Hi everyone, it's Jenny Marples with you today, and I'm here to share with you ideas for creating interactive pages and elements in your art books and journals.
As my adventures into creating art books and journals has progressed I have become increasingly aware of the need to employ interactive elements like flaps and pockets as a way of ensuring pages are not too cluttered with competing focal points. Using 'blank space' gives your eye a chance to rest and appreciate each part of the book or journal in turn. It also increases the available space you have available to play with by extending pages.
I really enjoy seeing the work of Nellie Wortman who uses interactive elements to help lead people through her books, providing numerous reveals with added texture and ephemera along the way.
In this post I'm going to show how you can add some interactivity to your books and journals using simple stationery supplies.
Before starting I just want to show you what I mean by 'blank space'; below you can see where a lot of detailed imagery has been offset by a scrap of wallpaper in a complimentary colour with neutral toned ephemera and trims. If you are planning on creating two different projects on adjacent pages you need a way to partially cover one of them in order to create this 'blank space'.
Having previously finished the left-hand page I partially disguised it by inserting a piece of embossed vellum; you can still see some of the colour through the vellum. A similar effect can be achieved using tracing paper, baking parchment etc attached with some masking tape.
To further extend the right-hand page and cover what would lay beneath I created a pocket by attaching an opened envelope onto the edge, decorating it with stamped flowers from the ESC18 stamp set using Scottish Salmon Fresco Finish Chalk Acrylic paint. Make a fold along the bottom of the envelope before wrapping it around the edge of the page, securing on both sides with glue and masking tape. Give it a more vintage feel by adding ink and tea-staining. I also chose to remove the closing flap to allow for easier access.
A simple blank postcard or piece of plain card cut to fit provides the perfect base for a small piece of artwork on one side and a more neutral textured piece on the reverse.
Opening out the envelope flap, start by mapping out your basic design on the reverse and part of the main page.
Stamp the text from stamp set ESC18 over some of the painted areas in a pale blue permanent ink.
With the backgrounds finished it's time to work on the main images.
Use Sand Fresco Finish Chalk Acrylic paint to fill in the stonework areas of the drawings.
Add colour to the main parts of the door and window; I decided to use a thin coat of Summer Sky Fresco Finish Chalk Acrylic paint in order to preserve some of the drawn detail underneath. It was then easy enough to trace back over the top of the lines to make them stand out again and add shading with some grey watercolour pencil.
I love the ornate filigree ironwork that adorns so much architecture but to draw it can feel too complicated, so the release of Scrapcosy stamp set ESC28 for me was a real blessing.
You can either choose the images to fit your architecture or mask off some areas before stamping. Think about using inks that replicate the colour of metal or rust and heat embossing with clear embossing powder to emphasise the patterns.
The flowers from Scrapcosy stamp set ESC20 together with Scottish Salmon, Rose and a little Zucchini Fresco Finish Chalk Acrylic paint help to bring an extra pop of colour, particularly against the blue of the door and window. It's worth using a stamping platform to achieve this.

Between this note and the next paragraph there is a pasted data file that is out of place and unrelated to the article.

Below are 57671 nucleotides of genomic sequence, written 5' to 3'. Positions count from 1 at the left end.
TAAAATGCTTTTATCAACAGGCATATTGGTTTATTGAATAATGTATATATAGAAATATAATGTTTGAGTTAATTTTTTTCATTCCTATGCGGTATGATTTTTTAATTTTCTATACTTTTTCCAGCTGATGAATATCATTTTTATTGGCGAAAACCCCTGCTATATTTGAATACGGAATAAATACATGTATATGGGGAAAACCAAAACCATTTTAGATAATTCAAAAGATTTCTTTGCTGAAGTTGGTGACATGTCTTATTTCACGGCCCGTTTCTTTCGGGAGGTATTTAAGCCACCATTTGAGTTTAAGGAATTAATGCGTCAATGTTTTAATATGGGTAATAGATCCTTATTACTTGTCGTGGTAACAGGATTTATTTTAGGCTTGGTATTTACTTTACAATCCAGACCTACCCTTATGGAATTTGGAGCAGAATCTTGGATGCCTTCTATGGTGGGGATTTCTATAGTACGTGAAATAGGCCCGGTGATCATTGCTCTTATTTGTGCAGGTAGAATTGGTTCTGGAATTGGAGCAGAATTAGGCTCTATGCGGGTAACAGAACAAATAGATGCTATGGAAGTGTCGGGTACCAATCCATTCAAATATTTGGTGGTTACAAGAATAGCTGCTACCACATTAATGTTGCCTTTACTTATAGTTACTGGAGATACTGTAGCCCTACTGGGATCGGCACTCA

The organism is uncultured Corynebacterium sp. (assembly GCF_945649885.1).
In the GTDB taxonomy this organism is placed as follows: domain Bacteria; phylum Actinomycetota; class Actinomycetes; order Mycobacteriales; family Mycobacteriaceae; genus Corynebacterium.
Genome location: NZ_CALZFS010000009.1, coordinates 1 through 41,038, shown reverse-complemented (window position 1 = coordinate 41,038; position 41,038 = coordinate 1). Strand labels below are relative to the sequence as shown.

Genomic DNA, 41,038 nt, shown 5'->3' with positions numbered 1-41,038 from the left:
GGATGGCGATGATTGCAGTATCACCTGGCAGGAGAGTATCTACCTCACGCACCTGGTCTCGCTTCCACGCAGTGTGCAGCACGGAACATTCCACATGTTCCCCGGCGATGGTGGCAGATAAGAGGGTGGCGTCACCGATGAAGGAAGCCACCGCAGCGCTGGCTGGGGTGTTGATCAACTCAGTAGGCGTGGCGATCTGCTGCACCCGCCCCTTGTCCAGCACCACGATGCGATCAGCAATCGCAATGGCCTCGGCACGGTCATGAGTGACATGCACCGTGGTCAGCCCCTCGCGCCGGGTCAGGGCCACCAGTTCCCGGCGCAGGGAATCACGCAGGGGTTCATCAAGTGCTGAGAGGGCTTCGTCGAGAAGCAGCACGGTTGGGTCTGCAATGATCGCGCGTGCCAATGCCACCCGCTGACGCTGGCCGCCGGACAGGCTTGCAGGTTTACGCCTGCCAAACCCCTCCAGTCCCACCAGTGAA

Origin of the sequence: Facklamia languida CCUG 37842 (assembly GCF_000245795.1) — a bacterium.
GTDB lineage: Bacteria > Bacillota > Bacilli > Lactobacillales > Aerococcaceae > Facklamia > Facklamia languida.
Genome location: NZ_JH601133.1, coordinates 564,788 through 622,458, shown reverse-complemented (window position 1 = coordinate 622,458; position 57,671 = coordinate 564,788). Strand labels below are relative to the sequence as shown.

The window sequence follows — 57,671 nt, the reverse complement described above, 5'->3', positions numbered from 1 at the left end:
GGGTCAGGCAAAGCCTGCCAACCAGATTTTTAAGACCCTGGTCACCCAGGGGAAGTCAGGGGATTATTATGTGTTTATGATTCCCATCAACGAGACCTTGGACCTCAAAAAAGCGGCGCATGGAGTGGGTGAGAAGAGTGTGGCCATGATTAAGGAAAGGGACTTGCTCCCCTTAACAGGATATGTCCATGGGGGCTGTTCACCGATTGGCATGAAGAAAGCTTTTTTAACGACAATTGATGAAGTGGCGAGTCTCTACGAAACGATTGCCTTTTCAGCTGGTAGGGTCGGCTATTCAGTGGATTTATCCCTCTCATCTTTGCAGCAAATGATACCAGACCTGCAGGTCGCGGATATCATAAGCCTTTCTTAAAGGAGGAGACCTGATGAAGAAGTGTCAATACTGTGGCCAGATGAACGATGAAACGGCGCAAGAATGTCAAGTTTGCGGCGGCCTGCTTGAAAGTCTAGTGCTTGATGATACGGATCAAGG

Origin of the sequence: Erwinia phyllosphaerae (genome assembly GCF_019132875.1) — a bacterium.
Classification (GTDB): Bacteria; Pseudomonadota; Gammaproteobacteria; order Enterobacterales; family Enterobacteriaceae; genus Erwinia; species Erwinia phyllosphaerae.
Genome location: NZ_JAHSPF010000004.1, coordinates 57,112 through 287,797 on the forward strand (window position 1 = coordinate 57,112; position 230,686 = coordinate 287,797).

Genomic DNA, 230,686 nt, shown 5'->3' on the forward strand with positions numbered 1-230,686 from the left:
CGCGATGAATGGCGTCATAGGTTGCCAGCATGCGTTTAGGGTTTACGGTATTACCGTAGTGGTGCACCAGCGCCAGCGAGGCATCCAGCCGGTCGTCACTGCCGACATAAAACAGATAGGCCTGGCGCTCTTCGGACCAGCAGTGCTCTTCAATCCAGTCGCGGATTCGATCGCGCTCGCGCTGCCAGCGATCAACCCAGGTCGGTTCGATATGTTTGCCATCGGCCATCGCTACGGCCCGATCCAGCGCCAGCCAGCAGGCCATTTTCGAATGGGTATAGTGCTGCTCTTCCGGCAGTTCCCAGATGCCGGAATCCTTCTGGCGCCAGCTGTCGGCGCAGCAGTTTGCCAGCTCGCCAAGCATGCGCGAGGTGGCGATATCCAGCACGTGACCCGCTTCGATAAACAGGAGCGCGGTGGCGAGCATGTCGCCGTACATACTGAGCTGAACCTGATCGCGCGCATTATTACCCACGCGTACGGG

It was only after the flowers had been added that I decided the paintwork on the door and window looked too clean so, in a drastic move, I rubbed some sandpaper across the top of them. Of course it would have been much simpler to have done this before adding the flowers and filigree embossing!
To finish add a few appropriate words; Alison Bomber can always be relied upon to have something perfect for the job and in this case both phrases came from stamp set EAB01. A touch of Glossy Accents over the flowers makes them stand out even more. Bits of lace and hand-stitching add to the texture.
On the reverse of the postcard keep it neutral and concentrate on texture, stamping the text, postmark and a butterfly from stamp set ESC18 before applying Grunge Paste through another of the designs on stencil PS293.
With all the elements assembled it's time to see how they all work together, starting with the butterfly drawing you into the contents of the envelope. You can see how it all works with the hints of colour behind the embossed vellum. Glimpses of the colour that lies beneath on the main page will also ensure the envelope flap will be opened out.
Turning the postcard over reveals the first of the finished focal images enhanced by those Scrapcosy stamps and stencil.
Opening up the main page reveals the finished doorway.
On reflection I should have been less concerned with attempting to leave the detail on the door visible beneath the blue paint and concentrated on adding layers of colour to create that aged, weathered look without the need for sandpaper.
The envelope flap and postcard insert worked well in providing extra places to draw, stamp and paint whilst providing that balance of 'blank space' to work alongside the previous page.
There are so many other pieces of stationery that could also be used to create a flap, including index cards, old diary pages and even paper bags. And why stop there? Neutral colour fabric and wallpaper are also perfect for providing texture and interest without overpowering the main focal points. I hope you feel inspired to give them a go in your own journals and books.
Thank you so much for stopping by.